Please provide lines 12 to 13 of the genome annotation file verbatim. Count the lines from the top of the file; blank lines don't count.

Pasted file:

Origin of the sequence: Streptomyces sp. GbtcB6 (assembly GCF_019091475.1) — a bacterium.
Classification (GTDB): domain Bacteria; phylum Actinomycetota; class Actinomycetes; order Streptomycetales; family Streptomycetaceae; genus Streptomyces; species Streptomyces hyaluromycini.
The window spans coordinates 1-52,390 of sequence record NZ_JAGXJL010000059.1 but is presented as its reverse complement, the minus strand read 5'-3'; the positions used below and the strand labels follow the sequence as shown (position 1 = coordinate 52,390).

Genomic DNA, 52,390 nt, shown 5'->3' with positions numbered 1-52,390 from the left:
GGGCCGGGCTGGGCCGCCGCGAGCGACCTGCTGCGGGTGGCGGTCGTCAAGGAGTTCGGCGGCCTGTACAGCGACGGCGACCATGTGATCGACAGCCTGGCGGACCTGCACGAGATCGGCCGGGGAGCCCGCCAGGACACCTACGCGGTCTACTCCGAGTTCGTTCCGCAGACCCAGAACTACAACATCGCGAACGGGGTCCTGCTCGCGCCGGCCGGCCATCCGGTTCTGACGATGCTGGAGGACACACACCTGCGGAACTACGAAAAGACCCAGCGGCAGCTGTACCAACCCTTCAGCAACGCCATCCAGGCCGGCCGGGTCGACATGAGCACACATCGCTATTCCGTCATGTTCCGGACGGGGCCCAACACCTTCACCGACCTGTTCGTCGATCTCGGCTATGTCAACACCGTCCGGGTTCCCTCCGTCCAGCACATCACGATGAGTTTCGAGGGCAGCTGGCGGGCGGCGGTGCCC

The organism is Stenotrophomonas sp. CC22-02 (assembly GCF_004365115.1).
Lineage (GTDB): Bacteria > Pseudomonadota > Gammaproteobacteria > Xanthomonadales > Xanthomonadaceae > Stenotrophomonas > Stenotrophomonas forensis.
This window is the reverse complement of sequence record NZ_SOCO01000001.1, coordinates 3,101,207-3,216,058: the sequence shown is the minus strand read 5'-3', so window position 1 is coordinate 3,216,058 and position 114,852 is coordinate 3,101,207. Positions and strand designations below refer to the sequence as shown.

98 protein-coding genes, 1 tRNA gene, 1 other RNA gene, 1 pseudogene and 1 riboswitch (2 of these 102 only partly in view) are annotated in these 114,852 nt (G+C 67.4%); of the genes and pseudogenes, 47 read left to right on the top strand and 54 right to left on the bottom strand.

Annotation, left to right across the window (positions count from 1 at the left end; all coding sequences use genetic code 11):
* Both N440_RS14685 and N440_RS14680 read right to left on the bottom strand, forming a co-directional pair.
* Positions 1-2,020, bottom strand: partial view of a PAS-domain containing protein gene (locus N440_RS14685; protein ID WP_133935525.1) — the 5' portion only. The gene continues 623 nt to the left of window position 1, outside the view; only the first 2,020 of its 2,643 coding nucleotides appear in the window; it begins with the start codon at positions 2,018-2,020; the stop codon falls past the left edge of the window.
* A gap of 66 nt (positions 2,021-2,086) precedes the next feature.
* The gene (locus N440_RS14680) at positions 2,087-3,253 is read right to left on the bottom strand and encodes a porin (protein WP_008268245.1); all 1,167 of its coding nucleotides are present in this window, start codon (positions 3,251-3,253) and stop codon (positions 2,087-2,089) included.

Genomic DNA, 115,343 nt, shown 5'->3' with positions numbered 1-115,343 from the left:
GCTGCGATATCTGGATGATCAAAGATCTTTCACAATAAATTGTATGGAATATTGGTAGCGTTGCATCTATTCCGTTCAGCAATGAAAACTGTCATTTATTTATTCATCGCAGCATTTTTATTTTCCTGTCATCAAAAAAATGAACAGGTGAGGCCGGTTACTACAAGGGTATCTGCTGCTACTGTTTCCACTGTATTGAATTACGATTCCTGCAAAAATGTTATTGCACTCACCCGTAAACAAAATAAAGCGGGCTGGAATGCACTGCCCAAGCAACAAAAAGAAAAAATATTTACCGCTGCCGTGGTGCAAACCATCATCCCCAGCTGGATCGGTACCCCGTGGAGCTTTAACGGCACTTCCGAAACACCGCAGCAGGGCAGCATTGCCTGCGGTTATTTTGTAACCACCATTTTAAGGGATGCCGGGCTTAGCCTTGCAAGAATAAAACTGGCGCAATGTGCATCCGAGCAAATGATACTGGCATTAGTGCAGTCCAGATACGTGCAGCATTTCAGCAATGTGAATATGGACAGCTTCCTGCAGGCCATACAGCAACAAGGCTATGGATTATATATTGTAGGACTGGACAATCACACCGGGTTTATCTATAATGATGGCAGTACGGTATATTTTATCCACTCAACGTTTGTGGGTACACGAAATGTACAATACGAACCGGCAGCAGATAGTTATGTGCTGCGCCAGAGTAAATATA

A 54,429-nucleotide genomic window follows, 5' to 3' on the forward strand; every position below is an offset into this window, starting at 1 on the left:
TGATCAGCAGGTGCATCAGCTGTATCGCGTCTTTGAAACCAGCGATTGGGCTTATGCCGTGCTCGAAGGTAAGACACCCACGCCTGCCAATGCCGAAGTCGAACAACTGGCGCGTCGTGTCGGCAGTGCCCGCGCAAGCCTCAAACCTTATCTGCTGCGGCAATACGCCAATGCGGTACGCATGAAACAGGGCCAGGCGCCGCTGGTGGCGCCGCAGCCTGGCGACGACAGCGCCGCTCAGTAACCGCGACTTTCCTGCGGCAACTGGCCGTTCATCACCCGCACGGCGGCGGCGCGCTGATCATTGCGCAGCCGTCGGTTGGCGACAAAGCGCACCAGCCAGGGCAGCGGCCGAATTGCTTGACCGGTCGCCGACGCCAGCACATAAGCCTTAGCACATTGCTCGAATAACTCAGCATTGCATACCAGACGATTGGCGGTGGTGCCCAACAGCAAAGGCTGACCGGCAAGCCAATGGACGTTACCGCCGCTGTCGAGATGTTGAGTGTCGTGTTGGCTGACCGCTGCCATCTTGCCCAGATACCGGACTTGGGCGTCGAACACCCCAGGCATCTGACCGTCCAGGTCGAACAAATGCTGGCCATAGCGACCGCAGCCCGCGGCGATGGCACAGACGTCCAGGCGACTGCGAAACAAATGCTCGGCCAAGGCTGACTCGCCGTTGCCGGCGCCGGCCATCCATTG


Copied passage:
* Positions 1-2,020, bottom strand: partial view of a PAS-domain containing protein gene (locus N440_RS14685; protein ID WP_133935525.1) — the 5' portion only. The gene continues 623 nt to the left of window position 1, outside the view; only the first 2,020 of its 2,643 coding nucleotides appear in the window; it begins with the start codon at positions 2,018-2,020; the stop codon falls past the left edge of the window.
* A gap of 66 nt (positions 2,021-2,086) precedes the next feature.